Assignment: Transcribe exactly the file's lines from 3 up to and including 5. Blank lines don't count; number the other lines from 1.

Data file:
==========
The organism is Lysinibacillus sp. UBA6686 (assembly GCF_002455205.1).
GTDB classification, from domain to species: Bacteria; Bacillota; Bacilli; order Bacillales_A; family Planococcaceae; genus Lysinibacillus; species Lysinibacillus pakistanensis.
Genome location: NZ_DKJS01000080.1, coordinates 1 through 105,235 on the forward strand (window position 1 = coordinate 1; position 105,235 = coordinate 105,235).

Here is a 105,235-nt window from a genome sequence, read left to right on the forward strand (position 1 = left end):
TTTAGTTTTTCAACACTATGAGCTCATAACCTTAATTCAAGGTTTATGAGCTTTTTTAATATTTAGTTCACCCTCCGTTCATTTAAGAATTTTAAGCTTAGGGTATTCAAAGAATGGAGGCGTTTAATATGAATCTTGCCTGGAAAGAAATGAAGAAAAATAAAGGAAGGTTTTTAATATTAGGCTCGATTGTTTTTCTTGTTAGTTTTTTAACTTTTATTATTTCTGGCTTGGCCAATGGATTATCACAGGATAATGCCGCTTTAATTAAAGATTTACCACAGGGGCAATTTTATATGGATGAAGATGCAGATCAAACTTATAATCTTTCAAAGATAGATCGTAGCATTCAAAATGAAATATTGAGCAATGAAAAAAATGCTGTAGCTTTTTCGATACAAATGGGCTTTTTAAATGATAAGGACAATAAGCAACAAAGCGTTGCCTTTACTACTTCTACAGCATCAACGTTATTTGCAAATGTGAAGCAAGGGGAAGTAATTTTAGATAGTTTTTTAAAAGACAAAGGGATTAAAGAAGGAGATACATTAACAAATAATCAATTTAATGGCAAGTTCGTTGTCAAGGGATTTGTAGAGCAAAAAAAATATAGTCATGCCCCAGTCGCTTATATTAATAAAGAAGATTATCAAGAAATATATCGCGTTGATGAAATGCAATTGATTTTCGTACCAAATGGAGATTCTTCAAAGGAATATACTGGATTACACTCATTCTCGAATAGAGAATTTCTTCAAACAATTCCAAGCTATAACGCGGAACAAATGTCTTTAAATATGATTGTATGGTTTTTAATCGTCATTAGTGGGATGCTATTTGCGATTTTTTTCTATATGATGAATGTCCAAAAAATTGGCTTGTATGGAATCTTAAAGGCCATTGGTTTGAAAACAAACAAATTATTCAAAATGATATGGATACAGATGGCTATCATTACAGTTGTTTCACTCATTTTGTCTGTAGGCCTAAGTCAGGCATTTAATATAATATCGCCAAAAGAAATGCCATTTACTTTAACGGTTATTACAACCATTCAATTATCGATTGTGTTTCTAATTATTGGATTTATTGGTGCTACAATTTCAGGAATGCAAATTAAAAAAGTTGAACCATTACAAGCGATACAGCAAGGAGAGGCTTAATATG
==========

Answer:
Genome location: NZ_DKJS01000080.1, coordinates 1 through 105,235 on the forward strand (window position 1 = coordinate 1; position 105,235 = coordinate 105,235).

Here is a 105,235-nt window from a genome sequence, read left to right on the forward strand (position 1 = left end):
TTTAGTTTTTCAACACTATGAGCTCATAACCTTAATTCAAGGTTTATGAGCTTTTTTAATATTTAGTTCACCCTCCGTTCATTTAAGAATTTTAAGCTTAGGGTATTCAAAGAATGGAGGCGTTTAATATGAATCTTGCCTGGAAAGAAATGAAGAAAAATAAAGGAAGGTTTTTAATATTAGGCTCGATTGTTTTTCTTGTTAGTTTTTTAACTTTTATTATTTCTGGCTTGGCCAATGGATTATCACAGGATAATGCCGCTTTAATTAAAGATTTACCACAGGGGCAATTTTATATGGATGAAGATGCAGATCAAACTTATAATCTTTCAAAGATAGATCGTAGCATTCAAAATGAAATATTGAGCAATGAAAAAAATGCTGTAGCTTTTTCGATACAAATGGGCTTTTTAAATGATAAGGACAATAAGCAACAAAGCGTTGCCTTTACTACTTCTACAGCATCAACGTTATTTGCAAATGTGAAGCAAGGGGAAGTAATTTTAGATAGTTTTTTAAAAGACAAAGGGATTAAAGAAGGAGATACATTAACAAATAATCAATTTAATGGCAAGTTCGTTGTCAAGGGATTTGTAGAGCAAAAAAAATATAGTCATGCCCCAGTCGCTTATATTAATAAAGAAGATTATCAAGAAATATATCGCGTTGATGAAATGCAATTGATTTTCGTACCAAATGGAGATTCTTCAAAGGAATATACTGGATTACACTCATTCTCGAATAGAGAATTTCTTCAAACAATTCCAAGCTATAACGCGGAACAAATGTCTTTAAATATGATTGTATGGTTTTTAATCGTCATTAGTGGGATGCTATTTGCGATTTTTTTCTATATGATGAATGTCCAAAAAATTGGCTTGTATGGAATCTTAAAGGCCATTGGTTTGAAAACAAACAAATTATTCAAAATGATATGGATACAGATGGCTATCATTACAGTTGTTTCACTCATTTTGTCTGTAGGCCTAAGTCAGGCATTTAATATAATATCGCCAAAAGAAATGCCATTTACTTTAACGGTTATTACAACCATTCAATTATCGATTGTGTTTCTAATTATTGGATTTATTGGTGCTACAATTTCAGGAATGCAAATTAAAAAAGTTGAACCATTACAAGCGATACAGCAAGGAGAGGCTTAATATG